The product requirements section covers the minimum requirements for application data, factory testing, materials of construction, casing and pressure containing components, impeller, power end, shaft and shaft sleeves, shaft seals, static sealing, coupling, guards, driver, baseplate and auxiliary piping and tubing. This section of the specification contains the bulk of the pump design and factory testing requirements, which typically includes options for the specifier to consider. An example of this is related to the shaft seal for the pump. Included below are sections 188.8.131.52 and 184.108.40.206 from the specification, which provide examples of how guidance and references are provided in addition to the requirements. This allows for flexibility and enables the specifier to optimize the requirements for the application.
220.127.116.11 Factory testing requirements
Note to Specifier: Field testing and commissioning is covered in Part 3. Test requirements shall be identified by the specifier in the data sheet and/or inspection and test plan.
18.104.22.168.1 Hydraulic performance shall be verified per ANSI/HI 14.6. The purchaser may specify certified testing, acceptance grades and other tests per ANSI/HI 14.6.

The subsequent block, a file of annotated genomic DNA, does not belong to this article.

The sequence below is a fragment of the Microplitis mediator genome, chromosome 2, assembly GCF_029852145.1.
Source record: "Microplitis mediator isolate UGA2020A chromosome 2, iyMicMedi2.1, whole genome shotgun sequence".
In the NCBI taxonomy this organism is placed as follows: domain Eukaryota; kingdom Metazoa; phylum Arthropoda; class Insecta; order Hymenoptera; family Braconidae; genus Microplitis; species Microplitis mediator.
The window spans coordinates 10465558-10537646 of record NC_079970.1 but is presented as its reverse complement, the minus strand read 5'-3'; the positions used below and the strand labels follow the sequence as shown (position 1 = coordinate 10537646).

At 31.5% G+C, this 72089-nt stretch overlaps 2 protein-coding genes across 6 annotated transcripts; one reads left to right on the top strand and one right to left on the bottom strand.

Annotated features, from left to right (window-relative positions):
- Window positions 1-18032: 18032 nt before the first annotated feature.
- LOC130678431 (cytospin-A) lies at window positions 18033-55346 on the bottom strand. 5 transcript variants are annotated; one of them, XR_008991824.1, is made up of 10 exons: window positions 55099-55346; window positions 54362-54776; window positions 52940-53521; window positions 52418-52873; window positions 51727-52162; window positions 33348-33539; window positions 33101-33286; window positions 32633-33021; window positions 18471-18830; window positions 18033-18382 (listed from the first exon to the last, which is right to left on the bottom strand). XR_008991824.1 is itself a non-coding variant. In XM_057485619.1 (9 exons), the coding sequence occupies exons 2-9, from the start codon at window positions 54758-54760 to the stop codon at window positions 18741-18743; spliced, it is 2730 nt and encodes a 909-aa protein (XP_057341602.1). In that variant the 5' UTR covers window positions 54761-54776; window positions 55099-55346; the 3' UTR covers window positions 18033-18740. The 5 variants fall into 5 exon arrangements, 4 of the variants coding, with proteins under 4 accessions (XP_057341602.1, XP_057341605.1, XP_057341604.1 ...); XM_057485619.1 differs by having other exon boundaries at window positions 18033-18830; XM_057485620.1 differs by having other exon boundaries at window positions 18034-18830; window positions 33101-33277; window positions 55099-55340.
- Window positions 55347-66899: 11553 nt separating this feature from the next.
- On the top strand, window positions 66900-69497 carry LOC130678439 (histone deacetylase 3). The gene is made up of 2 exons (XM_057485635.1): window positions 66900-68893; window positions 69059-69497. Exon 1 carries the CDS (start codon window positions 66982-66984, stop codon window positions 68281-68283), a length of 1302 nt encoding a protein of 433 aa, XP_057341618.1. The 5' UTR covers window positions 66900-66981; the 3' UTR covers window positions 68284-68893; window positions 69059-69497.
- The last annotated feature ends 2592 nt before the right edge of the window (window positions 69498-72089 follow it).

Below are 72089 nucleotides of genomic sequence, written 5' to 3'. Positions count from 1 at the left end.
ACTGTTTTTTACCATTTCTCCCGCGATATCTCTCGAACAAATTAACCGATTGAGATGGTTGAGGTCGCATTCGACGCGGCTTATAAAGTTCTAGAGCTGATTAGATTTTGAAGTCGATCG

22.214.171.124.2 A hydrostatic test shall be performed per ANSI/HI 14.6 Appendix B.
126.96.36.199.3 Assembly check reports (clearances/fits as dictated by the vendor, unless otherwise agreed upon).
References:  ANSI/HI 14.6,  BS EN 10204
188.8.131.52 Shaft seal
Note to specifier: Consult vendor and refer to HI Mechanical Seals for Pumps: Application Guidelines for seal selection and auxiliary systems.
184.108.40.206.1 The shaft seal shall be compression packing or single mechanical seal (cartridge or component type).
220.127.116.11.2 If pump is designed with a packed box sealing system, the specifier may request wear resistant material combinations on the rotating surfaces in direct contact with packing, e.g. hardened materials, metallic coatings, ceramic coatings, composite materials.
References:  HI Seal Guidebook
The execution section provides requirements and allowances for installation, physical inspection, field performance testing, operation testing and field painting. Just as important to a successful project as the design requirements in Part 2, are the execution of the items in Part 3. Perhaps the most important aspect for a pumping system to be reliable is proper installation and operational checks, which is covered in this section. Examples of the installation and operational testing requirements are provided for reference, which clearly state the requirements and all responsible parties.
18.104.22.168.1: Contractor shall install the pumping units in accordance with the instructions provided by the vendor and as indicated on the approved drawings.